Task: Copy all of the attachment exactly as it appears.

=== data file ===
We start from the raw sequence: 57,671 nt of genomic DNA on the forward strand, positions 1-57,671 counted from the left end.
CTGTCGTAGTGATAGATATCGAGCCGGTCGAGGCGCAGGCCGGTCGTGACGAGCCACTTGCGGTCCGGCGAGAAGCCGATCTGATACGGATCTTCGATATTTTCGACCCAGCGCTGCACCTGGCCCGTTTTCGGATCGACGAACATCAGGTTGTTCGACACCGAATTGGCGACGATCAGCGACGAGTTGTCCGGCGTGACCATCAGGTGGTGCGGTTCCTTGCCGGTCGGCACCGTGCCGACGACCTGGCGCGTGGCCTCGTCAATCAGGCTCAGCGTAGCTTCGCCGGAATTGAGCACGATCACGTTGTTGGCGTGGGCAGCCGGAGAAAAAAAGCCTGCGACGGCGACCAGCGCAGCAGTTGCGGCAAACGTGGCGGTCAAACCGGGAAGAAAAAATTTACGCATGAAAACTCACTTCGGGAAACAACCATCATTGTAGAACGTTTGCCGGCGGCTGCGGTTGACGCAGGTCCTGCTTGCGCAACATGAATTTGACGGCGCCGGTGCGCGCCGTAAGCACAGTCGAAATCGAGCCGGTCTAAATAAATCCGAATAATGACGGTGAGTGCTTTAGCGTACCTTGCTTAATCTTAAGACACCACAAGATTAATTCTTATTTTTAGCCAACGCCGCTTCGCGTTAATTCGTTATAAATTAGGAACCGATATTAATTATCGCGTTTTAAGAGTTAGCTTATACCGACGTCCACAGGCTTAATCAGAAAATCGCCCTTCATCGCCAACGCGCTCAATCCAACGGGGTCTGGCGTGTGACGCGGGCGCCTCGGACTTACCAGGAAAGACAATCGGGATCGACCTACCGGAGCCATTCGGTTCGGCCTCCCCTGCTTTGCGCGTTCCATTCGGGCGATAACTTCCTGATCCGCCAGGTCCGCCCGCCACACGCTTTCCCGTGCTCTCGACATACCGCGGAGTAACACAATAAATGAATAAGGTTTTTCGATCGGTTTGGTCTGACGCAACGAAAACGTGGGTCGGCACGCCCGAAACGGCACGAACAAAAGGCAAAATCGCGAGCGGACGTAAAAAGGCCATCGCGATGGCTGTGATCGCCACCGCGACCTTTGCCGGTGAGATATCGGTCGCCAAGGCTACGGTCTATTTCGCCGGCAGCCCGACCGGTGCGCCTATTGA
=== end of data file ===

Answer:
We start from the raw sequence: 57,671 nt of genomic DNA on the forward strand, positions 1-57,671 counted from the left end.
CTGTCGTAGTGATAGATATCGAGCCGGTCGAGGCGCAGGCCGGTCGTGACGAGCCACTTGCGGTCCGGCGAGAAGCCGATCTGATACGGATCTTCGATATTTTCGACCCAGCGCTGCACCTGGCCCGTTTTCGGATCGACGAACATCAGGTTGTTCGACACCGAATTGGCGACGATCAGCGACGAGTTGTCCGGCGTGACCATCAGGTGGTGCGGTTCCTTGCCGGTCGGCACCGTGCCGACGACCTGGCGCGTGGCCTCGTCAATCAGGCTCAGCGTAGCTTCGCCGGAATTGAGCACGATCACGTTGTTGGCGTGGGCAGCCGGAGAAAAAAAGCCTGCGACGGCGACCAGCGCAGCAGTTGCGGCAAACGTGGCGGTCAAACCGGGAAGAAAAAATTTACGCATGAAAACTCACTTCGGGAAACAACCATCATTGTAGAACGTTTGCCGGCGGCTGCGGTTGACGCAGGTCCTGCTTGCGCAACATGAATTTGACGGCGCCGGTGCGCGCCGTAAGCACAGTCGAAATCGAGCCGGTCTAAATAAATCCGAATAATGACGGTGAGTGCTTTAGCGTACCTTGCTTAATCTTAAGACACCACAAGATTAATTCTTATTTTTAGCCAACGCCGCTTCGCGTTAATTCGTTATAAATTAGGAACCGATATTAATTATCGCGTTTTAAGAGTTAGCTTATACCGACGTCCACAGGCTTAATCAGAAAATCGCCCTTCATCGCCAACGCGCTCAATCCAACGGGGTCTGGCGTGTGACGCGGGCGCCTCGGACTTACCAGGAAAGACAATCGGGATCGACCTACCGGAGCCATTCGGTTCGGCCTCCCCTGCTTTGCGCGTTCCATTCGGGCGATAACTTCCTGATCCGCCAGGTCCGCCCGCCACACGCTTTCCCGTGCTCTCGACATACCGCGGAGTAACACAATAAATGAATAAGGTTTTTCGATCGGTTTGGTCTGACGCAACGAAAACGTGGGTCGGCACGCCCGAAACGGCACGAACAAAAGGCAAAATCGCGAGCGGACGTAAAAAGGCCATCGCGATGGCTGTGATCGCCACCGCGACCTTTGCCGGTGAGATATCGGTCGCCAAGGCTACGGTCTATTTCGCCGGCAGCCCGACCGGTGCGCCTATTGA